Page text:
Design Share Party. Everyone's invited.

Last Wednesday saw the fourth episode of the rapidly growing Design Share Party event. Started and run by graphic designer Neo Rakgajane, Design Share Party is a platform for creatives in the Johannesburg area to come together once every month to share and to celebrate their craft. The format is simple—three creatives present their work to an audience of refreshingly eager like-minded types. The focus of the presentations is mostly on process, but the format is flexible enough for presenters to take things anywhere they like, which they inevitable always do. 

Design Share Party happens at Velo, corner Melle and Juta in Braamfontein, in a little courtyard called the Grove.

Last Wednesday’s lineup was quite stellar. Celebrated Cape Town-based artist/illustrator Loyiso Mkhize kicked things off; he was followed by Joburg design duo Jana & Koos; and Internet sensations I See A Different You closed proceedings.


Loyiso Mkhize

Loyiso Mkhize presenting to a packed Velo.

Loyiso does illustrations for the Supar Strikas comic strip by day and creates eye-popping, stop-you-in-your-tracks portraits of heroic Africans by night. His larger than life treatment of the people of the continent struck a cord with the audience, as evidenced by the outpouring of love and admiration directed at him during the Q & A session at the end of his presentation—one woman amusingly offered to be his muse! The people in his work look bold, wise and knowledgeable, evoking fantastical dreams of a long lost African renaissance of great artists and scientist. His latter work, the Superheroes series, is inspired by the mythical story of an ancient African tribe of super beings that is reawakened when a mysterious star linked to their past reappears in the night sky. 

A Loyiso Mkhize portrait from his series of proud, regal Africans.

There's something pleasantly unsettling about Mkhize's work though, if that makes any sense. We can't help feeling that it teases out a yet-to-be-fulfilled yearning for real-life authentic African heroes, in him and in the general African psyche. Or perhaps even in anyone else who cares, for that matter. We have to wonder, is that what keeps him up at night? It certainly is, in our case.


Jana & Koos

Jana Hamman and Koos Groenewald.

Jana & Koos are proudly alternative. When others zig, they zag. Take their work for Simon and Mary, for instance. When the client asked for a logo, they presented an articulated package of the story of the brand in the form of a video instead. Sometimes, they say, a logo doesn’t do the brand justice. Their photographic work for Choo Cha customisable baby pacifiers is just as intriguing—portraits of little ones with loads of attitude. The premise being that just because babies can’t speak for themselves doesn’t mean they don’t have personality. Duh. It’s early days still, but we believe if they can stay true to the unbeaten path they’ve chosen, we’re bound to hear a lot more from Jana & Koos. The future, after all, belongs to the brave.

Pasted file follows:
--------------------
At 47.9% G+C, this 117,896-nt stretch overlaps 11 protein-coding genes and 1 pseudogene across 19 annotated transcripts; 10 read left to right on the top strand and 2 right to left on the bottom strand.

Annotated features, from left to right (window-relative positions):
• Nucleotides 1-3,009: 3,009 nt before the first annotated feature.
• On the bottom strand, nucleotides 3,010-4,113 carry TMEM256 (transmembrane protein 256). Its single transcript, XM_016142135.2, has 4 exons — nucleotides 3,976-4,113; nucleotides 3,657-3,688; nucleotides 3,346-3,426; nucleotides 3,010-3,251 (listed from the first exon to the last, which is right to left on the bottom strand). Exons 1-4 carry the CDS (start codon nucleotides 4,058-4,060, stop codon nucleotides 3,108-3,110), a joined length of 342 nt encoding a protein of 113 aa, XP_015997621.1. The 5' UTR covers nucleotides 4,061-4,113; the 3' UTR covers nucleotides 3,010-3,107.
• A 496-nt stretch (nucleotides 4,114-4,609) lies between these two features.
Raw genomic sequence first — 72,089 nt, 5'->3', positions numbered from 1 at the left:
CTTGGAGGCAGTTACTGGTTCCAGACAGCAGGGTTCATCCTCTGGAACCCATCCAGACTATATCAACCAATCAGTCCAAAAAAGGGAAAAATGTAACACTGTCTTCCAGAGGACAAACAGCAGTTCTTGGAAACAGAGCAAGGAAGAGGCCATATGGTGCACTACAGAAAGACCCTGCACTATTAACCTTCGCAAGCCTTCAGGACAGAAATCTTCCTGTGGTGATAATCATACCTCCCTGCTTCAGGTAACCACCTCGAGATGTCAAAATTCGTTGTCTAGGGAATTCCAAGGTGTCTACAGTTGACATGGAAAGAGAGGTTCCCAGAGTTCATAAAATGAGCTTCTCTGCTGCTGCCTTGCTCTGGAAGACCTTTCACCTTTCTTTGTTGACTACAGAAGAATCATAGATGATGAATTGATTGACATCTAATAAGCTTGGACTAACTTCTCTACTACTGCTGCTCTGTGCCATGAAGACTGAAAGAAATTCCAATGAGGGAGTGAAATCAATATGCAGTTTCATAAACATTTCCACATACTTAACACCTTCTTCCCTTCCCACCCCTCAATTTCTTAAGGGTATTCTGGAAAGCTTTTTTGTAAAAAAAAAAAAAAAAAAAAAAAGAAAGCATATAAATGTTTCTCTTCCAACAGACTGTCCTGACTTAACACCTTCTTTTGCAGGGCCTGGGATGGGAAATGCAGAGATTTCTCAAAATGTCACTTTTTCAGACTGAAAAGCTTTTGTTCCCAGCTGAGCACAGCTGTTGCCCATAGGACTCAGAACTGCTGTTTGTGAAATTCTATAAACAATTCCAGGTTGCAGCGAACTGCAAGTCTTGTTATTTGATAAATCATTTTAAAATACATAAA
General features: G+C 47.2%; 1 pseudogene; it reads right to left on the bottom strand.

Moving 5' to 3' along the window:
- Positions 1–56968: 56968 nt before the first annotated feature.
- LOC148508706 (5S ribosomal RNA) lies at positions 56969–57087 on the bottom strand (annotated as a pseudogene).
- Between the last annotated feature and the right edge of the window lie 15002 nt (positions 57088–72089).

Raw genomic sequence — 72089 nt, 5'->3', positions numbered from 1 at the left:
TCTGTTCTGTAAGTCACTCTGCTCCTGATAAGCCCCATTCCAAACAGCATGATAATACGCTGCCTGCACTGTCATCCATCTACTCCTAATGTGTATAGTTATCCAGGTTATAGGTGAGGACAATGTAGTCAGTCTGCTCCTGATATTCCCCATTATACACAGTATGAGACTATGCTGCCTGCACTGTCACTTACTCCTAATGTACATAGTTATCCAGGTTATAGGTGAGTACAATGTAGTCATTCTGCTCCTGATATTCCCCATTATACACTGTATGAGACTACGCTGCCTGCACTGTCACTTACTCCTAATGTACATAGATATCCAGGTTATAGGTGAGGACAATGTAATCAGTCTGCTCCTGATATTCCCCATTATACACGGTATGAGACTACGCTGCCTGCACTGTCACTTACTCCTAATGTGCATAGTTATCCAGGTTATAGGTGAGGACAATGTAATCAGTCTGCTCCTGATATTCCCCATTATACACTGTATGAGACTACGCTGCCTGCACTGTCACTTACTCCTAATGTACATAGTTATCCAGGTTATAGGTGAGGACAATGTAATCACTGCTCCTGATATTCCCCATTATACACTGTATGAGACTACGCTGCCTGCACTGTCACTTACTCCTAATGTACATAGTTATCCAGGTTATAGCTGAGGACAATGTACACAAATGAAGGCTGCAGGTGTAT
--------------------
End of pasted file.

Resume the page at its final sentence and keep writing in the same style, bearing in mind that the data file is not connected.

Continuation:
I See A Different You

I See A Different You. Innocent Mukheli, Vuyo Mpantsha and Justice Mukheli.

I See A Different You (see their TEDxSoweto 2012 talk here) is a trio of creatives from Soweto who photograph their African selves the way they want the world to see them. They are so big on the net, they've become a meme—there's already more than a few cats online and offline aping their vibe. But then again, imitation is the sincerest form of flattery. So it's all good. Their presentation was mostly a collection of wisdoms from a remarkable journey that has seen their work take them as far as Tokyo, Paris, Dakar, Zanzibar and Maputo. They've also recently expanded their brand from just photography to now include film. ‘Warchild’—their first film project—will be released in the next few weeks. The project is a two-minute long documentary about a boxer from Soweto who is pushed by his surroundings to get to the top, inside and outside the ring. If these three downright fantastic guys—Innocent, Justice and Vuyo—can keep spreading their inspirational message of self-pride, humility and excellence, it won't be long before they go fully viral. Then they will surely take over the world.

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